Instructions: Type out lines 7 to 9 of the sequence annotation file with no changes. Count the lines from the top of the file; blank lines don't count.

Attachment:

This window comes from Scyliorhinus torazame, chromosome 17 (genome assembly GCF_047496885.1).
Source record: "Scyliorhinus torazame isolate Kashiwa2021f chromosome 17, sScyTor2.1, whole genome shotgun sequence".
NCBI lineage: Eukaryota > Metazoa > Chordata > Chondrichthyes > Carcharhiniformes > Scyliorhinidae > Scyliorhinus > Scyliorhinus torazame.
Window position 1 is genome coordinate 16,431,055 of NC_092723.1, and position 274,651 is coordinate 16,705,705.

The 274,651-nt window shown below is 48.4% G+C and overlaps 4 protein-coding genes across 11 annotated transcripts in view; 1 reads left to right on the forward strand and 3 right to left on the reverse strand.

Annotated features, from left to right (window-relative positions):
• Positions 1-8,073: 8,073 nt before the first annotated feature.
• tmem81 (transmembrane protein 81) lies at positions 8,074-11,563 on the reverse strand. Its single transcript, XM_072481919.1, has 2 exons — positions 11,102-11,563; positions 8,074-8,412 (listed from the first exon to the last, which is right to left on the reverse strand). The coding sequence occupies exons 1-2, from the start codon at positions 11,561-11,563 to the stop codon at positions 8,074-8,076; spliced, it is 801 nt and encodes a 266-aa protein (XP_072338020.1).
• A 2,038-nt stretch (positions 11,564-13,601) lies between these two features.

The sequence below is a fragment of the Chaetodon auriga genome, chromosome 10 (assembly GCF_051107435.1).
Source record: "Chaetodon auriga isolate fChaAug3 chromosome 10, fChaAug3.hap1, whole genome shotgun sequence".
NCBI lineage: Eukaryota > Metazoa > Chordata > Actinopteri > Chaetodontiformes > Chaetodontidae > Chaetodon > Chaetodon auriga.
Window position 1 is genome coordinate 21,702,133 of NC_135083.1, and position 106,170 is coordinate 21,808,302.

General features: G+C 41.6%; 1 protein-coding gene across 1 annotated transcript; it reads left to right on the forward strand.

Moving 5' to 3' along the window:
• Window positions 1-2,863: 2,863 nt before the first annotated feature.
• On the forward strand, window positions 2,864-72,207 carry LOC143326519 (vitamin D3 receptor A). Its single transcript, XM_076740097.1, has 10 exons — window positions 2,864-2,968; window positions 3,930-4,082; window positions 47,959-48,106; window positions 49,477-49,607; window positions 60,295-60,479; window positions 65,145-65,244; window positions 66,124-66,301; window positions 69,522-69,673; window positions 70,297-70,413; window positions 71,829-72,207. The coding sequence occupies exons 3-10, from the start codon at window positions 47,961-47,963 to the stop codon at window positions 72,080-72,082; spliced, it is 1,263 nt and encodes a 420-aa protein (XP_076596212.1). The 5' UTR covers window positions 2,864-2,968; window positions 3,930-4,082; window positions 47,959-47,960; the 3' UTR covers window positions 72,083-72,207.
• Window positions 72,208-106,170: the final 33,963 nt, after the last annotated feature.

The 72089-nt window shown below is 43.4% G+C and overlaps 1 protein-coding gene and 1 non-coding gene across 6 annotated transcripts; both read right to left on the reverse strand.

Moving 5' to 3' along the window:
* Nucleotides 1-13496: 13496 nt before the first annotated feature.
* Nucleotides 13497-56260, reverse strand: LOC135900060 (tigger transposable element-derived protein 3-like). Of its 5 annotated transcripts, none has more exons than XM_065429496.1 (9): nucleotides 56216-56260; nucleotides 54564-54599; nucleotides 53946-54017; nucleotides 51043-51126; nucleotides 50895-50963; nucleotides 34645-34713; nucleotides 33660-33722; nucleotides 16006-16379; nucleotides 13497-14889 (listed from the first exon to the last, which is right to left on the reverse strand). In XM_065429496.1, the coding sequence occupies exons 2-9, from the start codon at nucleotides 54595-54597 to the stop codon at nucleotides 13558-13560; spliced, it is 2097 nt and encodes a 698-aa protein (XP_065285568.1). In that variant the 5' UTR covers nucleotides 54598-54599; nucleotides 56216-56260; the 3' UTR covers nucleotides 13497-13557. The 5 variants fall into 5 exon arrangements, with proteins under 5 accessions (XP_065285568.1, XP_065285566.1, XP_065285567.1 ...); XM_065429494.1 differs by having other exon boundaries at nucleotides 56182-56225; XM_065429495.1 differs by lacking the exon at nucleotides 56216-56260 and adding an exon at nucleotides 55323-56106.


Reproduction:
• Positions 1-8,073: 8,073 nt before the first annotated feature.
• tmem81 (transmembrane protein 81) lies at positions 8,074-11,563 on the reverse strand. Its single transcript, XM_072481919.1, has 2 exons — positions 11,102-11,563; positions 8,074-8,412 (listed from the first exon to the last, which is right to left on the reverse strand). The coding sequence occupies exons 1-2, from the start codon at positions 11,561-11,563 to the stop codon at positions 8,074-8,076; spliced, it is 801 nt and encodes a 266-aa protein (XP_072338020.1).
• A 2,038-nt stretch (positions 11,564-13,601) lies between these two features.